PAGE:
Back at the hotel, we got our bikes packed up, ate lunch, and loaded ourselves and our luggage onto the bus. The route back towards Venice took us first back through Alleghe via Corvara. I was studying the map, trying to figure out the reasonable route for the tour bus to take that wasn’t one of the narrow, hairpin-filled roads that we had ridden on. It didn’t exist. The ride back was an impressive display of skill by the bus driver, as he maneuvered his way down roads that I had found challenging to negotiate on an agile bicycle.

My view from the bus

My view from the bus

It was another wonderful trip. Though I was delighted to get to ride the Stelvio and Gavia last year–it felt like cycling’s equivalent of a religious pilgrimage–I keep on coming back to how much I love the Dolomites. Getting to explore them a bit more this year was beautiful, challenging, and fulfilling.

Again, I highly recommend checking out Cinghiale Cycling Tours with Andy Hampsten. Andy and Elaine are wonderful people, and they assemble a great team. Gerardo is a national treasure, and Kerri, Richard, and Gianone were both perpetually fun, and extremely hardworking. And the food… So much delicious food!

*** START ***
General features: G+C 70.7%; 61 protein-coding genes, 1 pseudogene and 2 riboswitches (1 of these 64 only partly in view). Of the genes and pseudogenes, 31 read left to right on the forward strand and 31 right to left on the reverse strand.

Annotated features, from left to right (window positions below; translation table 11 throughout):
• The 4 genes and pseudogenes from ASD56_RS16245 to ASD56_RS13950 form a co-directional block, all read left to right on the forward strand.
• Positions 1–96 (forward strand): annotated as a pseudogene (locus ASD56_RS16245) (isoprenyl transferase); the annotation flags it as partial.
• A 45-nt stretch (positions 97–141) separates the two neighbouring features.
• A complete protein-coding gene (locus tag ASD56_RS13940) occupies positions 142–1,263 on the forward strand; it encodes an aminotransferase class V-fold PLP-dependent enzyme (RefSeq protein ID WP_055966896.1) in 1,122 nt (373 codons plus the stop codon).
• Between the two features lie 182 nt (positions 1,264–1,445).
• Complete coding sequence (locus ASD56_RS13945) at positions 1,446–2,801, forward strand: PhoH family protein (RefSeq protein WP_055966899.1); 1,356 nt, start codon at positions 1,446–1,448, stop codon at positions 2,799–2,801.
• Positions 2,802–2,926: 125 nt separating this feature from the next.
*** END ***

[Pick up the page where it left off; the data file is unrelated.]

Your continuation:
Kerry and Gianone

Like last year, I hope to return–the finger-crossing has begun.

40 miles, 2,950'

40 miles, 2,950′

 

Dolomites 2015, Day 6

I am still so awed by this ride. It was one of those accomplishments that I think I will always be able to look back on and feel pride and wonder and joy about. Five years ago, I was still having to psych myself up to bike block-long gentle rises. I never would have dreamed I could do something like this day’s ride.

Dressing for success again with my Molteni jersey. By association with what I have accomplished in it, it has quickly become my favorite piece of bike apparel.

Honestly, I start to choke up a little when I think about it for a while–like when I’m trying to find a way to put into words what it meant and means to me.

This was the first ride from our new Dolomites location of Badia, and fully justified my long anticipation of the all-Dolomites tour. This was Passo delle Erbe day.